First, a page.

The House on Oyster Creek
Heidi John Schmidt
NAL Trade, 368 pages
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I picked up The House on Oyster Creek because the title and cover blurb intrigued me. It ended up being nothing like what I expected, but that’s not a bad thing.
In this lyrically written novel, you can hear the coming and going of the tide off Cape Cod in the author’s words. Schmidt certainly knows how to set a mood – and she does so, here, with delicacy. When we meet protagonist Charlotte Tradescome, and her husband Henry, we are given the impression that the younger, more vibrant Charlotte loves her thorny, somewhat aloof husband, but is no longer entirely “in love” with him, especially since the birth of their now-three-year-old daughter. …
When Henry’s father dies, and the couple inherit a house on the cape, Charlotte seizes it as an opportunity to take her child away from the hustle and bustle of life in New York City, and give her something “real.” She immediately embraces the new location, the crusty locals who deem her a “washashore,” and the rhythm of life on the shore. She also falls for a local oyster farmer Darryl Stead, while Henry spends his time reading, writing, and hitting the local pub late at night.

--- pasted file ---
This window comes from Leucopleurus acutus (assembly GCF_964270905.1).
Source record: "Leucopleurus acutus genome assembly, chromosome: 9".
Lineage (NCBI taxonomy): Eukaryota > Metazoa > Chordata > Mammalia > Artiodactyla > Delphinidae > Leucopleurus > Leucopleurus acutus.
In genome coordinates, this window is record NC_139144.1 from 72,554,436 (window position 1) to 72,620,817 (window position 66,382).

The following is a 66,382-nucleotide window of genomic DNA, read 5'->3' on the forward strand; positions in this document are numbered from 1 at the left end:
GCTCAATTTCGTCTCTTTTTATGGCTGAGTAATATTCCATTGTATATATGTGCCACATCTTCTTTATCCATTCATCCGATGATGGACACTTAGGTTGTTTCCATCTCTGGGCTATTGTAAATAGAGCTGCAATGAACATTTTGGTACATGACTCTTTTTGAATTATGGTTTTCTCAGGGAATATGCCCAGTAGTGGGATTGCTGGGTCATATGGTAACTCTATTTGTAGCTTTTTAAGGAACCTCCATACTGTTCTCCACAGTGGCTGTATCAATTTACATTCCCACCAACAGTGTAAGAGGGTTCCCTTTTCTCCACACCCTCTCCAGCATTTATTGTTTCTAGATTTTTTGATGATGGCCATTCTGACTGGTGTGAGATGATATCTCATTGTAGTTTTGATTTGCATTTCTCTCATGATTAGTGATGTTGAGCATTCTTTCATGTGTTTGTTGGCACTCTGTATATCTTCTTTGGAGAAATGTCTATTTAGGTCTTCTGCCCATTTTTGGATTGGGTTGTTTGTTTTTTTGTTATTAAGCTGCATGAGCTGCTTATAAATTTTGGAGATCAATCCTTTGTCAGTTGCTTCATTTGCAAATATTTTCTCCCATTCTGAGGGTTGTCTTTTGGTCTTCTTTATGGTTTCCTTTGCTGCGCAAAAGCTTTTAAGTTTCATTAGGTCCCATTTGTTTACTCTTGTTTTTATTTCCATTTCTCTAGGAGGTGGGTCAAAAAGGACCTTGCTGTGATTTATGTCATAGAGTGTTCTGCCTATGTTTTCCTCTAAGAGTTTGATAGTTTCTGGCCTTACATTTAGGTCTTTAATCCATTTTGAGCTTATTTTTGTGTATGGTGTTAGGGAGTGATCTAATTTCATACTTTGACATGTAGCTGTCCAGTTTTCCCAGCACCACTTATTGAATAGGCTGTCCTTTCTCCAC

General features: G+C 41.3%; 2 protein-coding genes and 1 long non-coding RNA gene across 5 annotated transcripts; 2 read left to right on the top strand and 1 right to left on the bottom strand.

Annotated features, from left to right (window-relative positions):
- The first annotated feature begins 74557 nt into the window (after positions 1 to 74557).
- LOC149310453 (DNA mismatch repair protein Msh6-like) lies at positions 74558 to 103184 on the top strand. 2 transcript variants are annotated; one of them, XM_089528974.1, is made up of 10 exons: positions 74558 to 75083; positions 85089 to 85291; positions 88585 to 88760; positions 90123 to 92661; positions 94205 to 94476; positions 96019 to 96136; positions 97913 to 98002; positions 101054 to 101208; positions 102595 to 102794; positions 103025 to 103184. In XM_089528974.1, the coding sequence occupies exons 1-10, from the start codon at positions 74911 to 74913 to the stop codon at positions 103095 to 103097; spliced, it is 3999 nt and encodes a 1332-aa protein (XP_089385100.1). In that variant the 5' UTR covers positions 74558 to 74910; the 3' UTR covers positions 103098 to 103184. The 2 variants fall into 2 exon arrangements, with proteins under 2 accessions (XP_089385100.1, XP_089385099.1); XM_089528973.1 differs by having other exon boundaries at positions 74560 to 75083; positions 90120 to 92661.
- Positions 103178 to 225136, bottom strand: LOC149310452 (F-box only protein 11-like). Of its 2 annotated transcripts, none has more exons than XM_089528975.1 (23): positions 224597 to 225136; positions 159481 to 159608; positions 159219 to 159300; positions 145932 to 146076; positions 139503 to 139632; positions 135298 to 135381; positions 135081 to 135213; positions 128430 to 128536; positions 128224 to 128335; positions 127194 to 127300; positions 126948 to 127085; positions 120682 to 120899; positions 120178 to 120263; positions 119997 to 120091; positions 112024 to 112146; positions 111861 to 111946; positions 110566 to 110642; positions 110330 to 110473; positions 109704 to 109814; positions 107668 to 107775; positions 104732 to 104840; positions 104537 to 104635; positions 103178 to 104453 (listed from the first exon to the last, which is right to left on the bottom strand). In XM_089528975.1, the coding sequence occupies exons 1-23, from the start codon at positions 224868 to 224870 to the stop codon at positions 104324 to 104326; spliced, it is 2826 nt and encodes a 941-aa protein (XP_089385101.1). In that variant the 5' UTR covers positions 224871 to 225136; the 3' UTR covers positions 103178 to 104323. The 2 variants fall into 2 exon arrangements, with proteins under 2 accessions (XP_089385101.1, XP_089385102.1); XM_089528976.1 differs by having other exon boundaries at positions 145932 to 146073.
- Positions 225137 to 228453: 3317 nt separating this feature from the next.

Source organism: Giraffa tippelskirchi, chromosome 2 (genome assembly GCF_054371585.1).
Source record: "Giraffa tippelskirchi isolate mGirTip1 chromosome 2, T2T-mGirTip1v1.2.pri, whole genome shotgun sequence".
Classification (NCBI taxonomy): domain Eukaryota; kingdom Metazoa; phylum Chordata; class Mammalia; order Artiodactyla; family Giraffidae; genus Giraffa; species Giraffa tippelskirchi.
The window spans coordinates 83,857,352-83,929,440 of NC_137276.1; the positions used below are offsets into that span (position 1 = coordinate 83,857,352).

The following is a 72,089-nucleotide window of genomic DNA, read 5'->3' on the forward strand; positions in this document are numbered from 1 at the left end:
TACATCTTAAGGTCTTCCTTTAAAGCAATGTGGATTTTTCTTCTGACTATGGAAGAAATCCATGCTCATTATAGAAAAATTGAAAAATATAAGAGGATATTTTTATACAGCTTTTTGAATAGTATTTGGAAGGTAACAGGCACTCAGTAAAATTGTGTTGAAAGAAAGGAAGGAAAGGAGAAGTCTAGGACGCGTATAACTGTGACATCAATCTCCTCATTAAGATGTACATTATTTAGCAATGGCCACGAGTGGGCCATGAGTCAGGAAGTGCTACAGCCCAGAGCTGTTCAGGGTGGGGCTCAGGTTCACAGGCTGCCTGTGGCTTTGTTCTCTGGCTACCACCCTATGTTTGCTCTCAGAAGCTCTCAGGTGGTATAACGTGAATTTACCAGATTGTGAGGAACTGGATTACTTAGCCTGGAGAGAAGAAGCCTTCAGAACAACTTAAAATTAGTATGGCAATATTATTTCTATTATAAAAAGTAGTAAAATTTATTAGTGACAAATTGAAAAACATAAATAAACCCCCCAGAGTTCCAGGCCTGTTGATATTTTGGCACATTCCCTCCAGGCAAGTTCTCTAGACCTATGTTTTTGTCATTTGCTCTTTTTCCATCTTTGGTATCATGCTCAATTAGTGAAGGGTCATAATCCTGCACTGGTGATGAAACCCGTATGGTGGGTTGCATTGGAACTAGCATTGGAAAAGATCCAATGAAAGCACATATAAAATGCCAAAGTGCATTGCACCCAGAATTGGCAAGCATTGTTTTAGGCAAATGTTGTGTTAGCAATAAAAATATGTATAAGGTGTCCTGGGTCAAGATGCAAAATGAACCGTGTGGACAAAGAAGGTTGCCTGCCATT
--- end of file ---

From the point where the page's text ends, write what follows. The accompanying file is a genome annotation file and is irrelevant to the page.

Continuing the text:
In any other author’s hands, Charlotte would divorce Henry, marry Darryl, and proceed to have an epic romance. In Schmidt’s hands, that doesn’t happen, and while Henry is portrayed as the ultimate curmudgeon, we also see that there’s real affection between himself and his wife.
It is, however, the land war that Charlotte accidentally causes that is the center of this story – and a metaphor for the Henry/Charlotte/Darryl triangle. When selling off part of their land, Charlotte left the door open for greedy rich folk to build a house totally out of tune with the coast, and block access to the oyster farms.
Of course Darryl is one of those most affected by that act, and of course they work together to rectify the situation.
Meanwhile, the year turns, the characters grow, and every few scenes, fresh oysters are being cooked and served.
This may not be the best novel in the world, but for summer beach reading, it holds some lovely surprises – pearls in the oysters, if you will.
Goes well with: Fried oysters and cold beer.